August 14, 1992 was a day that literally took my breath away. I was 16, cruising around Marquette, Michigan with two of my high-school girlfriends, young and carefree. We were at a stop sign when I suddenly saw headlights and everything went black. The next thing I knew, I was strapped to a stretcher, unable to see, a neck brace in place, and being placed in an ambulance. I’d suffered a cervical neck fracture and a closed-head injury; my head had required 360 stitches. I remember the doctor coming into my hospital room that evening and telling me that I was incredibly lucky: I had nearly been paralyzed from the neck down. In a matter of seconds, everything had changed. My basketball career had come to a halt, my short-term memory was drastically affected, and my freedom was gone. All that I could control was the food that I put into my mouth . . . or didn’t.
Being a “bigger” girl most of my life, I became obsessed with my weight. I wouldn’t allow myself to eat more than a few hundred calories a day and, when I did eat, I would find a way to make it come up again. In a sense, I was purging away my frustrations and heartache because I could no longer be who I was before. My friends and family tried to help me, but I resisted for a very long time. I finally admitted that I needed help, and I fought my way back to a healthy lifestyle, but, due to my eating disorder, my heart began to weaken without my knowledge.
I regained my health, fought back from my closed-head injury, and — on September 15, 2001 — I earned my law degree. This was the first time in my life that I was truly proud of myself and what I could achieve. With the ups in life come the downs, however. Less than six years later, thanks to a root canal gone drastically wrong, I became victim to a rampant infection that ate away a large portion of my jawbone. After countless surgeries and procedures, I had to have all of my teeth pulled. This was an excruciating experience; for years, I was unable to chew and properly nourish my body and, as a result, my heart continued to weaken.
I remained unaware of what my heart was going through until 2009, when my husband went to Australia on a fishing trip. A few days after he left, my heart felt like it was going to beat out of my chest. At first, I thought that I was just nervous that he would be so far away in the middle of the ocean, but my heart beat didn’t ease up. Ironically, my husband is an ER Physician but, with him being away and unreachable, I had to take matters into my own hands: I headed to the very Emergency Room where my husband was employed. There, I learned that my immune system had been severely weakened from my dental nightmare and, as a result, my body could not fight off infection. I was diagnosed with Viral Cardiomyopathy; my heart was functioning at only 30%. A bicuspid aortic valve (heart murmur) was discovered during this time, making it more difficult for the weakened heart muscle to pump. My cardiologist reported that there was a 50% chance that I would need a valve replacement in the future.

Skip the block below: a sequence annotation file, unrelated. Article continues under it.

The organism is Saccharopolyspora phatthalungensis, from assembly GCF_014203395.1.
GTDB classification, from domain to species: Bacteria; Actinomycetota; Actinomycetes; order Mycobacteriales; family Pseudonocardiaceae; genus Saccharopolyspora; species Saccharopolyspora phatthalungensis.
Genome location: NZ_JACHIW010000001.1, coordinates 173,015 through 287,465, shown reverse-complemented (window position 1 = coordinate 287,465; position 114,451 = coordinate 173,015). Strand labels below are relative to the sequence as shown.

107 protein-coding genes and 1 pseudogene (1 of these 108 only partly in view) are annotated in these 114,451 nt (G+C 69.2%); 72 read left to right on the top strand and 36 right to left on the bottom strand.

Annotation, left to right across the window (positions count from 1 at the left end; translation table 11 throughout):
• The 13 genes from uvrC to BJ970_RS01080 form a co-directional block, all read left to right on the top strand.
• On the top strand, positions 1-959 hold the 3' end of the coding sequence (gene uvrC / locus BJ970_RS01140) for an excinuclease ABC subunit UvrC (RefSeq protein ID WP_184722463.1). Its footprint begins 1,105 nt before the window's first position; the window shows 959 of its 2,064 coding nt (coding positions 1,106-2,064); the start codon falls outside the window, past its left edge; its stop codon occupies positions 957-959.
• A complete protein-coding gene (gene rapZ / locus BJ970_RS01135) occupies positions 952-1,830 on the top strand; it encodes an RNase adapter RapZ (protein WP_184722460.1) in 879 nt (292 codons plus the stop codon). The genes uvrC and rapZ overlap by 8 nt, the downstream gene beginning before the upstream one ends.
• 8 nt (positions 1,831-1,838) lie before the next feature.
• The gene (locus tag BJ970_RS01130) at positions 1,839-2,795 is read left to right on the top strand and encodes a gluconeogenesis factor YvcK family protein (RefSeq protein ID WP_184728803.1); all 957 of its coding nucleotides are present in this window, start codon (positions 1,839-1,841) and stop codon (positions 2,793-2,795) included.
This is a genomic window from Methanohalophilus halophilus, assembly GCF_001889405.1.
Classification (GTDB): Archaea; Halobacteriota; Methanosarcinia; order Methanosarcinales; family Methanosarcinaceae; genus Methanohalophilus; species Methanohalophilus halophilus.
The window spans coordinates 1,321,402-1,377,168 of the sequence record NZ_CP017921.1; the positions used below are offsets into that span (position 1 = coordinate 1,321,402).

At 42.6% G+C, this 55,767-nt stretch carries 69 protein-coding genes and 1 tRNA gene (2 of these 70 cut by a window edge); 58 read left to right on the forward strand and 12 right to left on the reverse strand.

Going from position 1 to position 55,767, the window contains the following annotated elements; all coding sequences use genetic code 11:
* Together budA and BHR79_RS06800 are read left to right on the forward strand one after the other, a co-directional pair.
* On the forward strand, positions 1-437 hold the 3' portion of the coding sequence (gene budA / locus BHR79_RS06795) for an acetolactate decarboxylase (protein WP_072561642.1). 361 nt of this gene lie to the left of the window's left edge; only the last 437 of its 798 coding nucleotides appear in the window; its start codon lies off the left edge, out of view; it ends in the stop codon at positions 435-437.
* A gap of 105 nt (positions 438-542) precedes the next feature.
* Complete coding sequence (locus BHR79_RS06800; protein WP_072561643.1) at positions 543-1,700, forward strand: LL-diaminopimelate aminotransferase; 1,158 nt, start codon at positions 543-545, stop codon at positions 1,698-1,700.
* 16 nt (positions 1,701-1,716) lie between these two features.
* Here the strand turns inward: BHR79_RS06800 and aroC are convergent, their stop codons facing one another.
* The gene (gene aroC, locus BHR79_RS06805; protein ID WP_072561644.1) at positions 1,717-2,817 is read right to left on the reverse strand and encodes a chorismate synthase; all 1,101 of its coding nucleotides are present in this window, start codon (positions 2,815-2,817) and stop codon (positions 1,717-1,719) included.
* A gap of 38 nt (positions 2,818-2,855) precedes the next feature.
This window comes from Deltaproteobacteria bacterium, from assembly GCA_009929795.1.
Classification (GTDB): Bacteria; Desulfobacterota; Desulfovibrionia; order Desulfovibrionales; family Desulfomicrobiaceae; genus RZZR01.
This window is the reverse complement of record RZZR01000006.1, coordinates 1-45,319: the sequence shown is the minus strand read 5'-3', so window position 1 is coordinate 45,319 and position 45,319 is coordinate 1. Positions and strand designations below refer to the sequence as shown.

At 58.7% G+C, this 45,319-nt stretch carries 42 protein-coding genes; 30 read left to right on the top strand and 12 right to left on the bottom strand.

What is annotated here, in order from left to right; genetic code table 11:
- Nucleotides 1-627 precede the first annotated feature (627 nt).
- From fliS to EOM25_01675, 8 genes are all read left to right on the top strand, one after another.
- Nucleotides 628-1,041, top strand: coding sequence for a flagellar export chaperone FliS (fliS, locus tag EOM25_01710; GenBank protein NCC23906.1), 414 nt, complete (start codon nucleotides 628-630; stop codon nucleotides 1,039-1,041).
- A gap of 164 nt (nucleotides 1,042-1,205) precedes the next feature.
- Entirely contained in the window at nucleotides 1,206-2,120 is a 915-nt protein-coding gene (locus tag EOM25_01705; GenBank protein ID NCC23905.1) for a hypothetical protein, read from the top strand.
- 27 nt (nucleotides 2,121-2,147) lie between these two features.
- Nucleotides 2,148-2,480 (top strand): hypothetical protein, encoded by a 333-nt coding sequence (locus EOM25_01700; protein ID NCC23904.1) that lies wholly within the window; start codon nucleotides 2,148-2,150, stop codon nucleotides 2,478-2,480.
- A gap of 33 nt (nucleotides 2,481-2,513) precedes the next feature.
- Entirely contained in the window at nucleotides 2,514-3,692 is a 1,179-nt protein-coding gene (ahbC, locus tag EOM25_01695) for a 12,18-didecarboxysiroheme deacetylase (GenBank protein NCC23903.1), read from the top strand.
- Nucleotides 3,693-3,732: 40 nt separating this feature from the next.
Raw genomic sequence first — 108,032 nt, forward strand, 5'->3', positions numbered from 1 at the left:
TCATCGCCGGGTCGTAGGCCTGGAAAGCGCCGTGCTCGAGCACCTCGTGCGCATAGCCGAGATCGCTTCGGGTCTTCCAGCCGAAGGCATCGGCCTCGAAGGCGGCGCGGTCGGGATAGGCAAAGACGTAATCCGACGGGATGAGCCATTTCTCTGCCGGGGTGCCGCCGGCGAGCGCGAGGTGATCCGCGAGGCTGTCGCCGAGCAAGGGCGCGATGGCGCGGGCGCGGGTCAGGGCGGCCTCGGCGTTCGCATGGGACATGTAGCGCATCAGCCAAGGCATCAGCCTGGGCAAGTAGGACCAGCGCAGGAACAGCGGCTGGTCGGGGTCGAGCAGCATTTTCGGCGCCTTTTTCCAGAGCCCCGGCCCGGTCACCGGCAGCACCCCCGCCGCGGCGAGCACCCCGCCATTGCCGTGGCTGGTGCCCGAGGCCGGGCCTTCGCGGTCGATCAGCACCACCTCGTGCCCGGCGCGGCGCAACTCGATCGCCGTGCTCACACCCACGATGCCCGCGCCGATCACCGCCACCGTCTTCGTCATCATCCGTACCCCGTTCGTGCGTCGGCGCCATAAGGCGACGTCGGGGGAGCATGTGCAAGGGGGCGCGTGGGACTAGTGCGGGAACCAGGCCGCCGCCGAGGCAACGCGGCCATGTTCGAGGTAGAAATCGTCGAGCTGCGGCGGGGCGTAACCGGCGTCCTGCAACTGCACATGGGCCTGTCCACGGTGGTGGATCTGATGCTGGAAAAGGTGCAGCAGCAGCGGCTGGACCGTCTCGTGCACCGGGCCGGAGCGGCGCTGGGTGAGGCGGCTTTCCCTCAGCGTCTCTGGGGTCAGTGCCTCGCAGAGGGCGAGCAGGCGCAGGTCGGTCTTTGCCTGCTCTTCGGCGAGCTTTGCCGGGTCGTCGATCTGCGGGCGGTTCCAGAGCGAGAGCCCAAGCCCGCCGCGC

I was so scared; I still had so much to accomplish. I desperately wanted to have children. I wanted to make a difference in the world. I took my heart health into my hands and I concentrated on my healing. Nearly two years later, an echocardiogram showed that my heart function had improved to nearly normal. My husband and I were concerned with the cardiac stress pregnancy might cause, however. After several consultations, we learned that a risk of relapse was indeed possible with pregnancy. Knowing this, we chose to create our family through adoption. We soon received a call from our adoption agency that a baby boy had been born, and we had been chosen to become his parents. My joy was indescribable: I was now a mommy. I now had another reason to remain healthy and to keep my heart happy. His birth mother made the ultimate sacrifice. I made it my mission in life to make her proud.
I traded in my courtroom drama for slippers and play dates and, in 2012, I became the Director of Fund Development and Outreach for Adoption Associates, Inc., the very agency through which we had adopted our baby boy. I’d finally found my niche. I raise funds to help other children find their forever families. I created the annual Touched by Adoption 5K Run/Walk, where we celebrate adoption while promoting a healthy lifestyle. My heart was healthy — and bursting with pride.
That same year, I received a phone call from two fellow runners who had contacted me for legal guidance as they brought their amazing vision, Fellow Flowers, into being. I was blown away by Tori’s and Mel’s dream; it gave me goosebumps. The Fellow Flowers vision was exactly what I needed, a clear understanding of why I work so hard to make my heart healthy and why I run. Fellow Flowers truly embraces what most women desire to have deep in their souls: a path to self realization and so much more. Friendship, unlimited possibility, an honest non-judgmental sense of belonging. The list goes on. I became part of the Fellow Flower Crew and have seen Fellow Flowers blossom into an amazing company.
We have since added a beautiful little boy from Ethiopia to our family. My husband and I continue to live a healthy lifestyle and promote wellness among our family and friends. I have completed two full marathons and numerous shorter distances, and I am currently training for my third (and bucket-list) marathon, the New York City Marathon in November 2016. My heart continues to remain healthy as I spread the word about living life to the fullest. I certainly have fought my way back from moments that almost took my breath away forever, and I cherish moments that create memories with each breath I take. My heart is so full.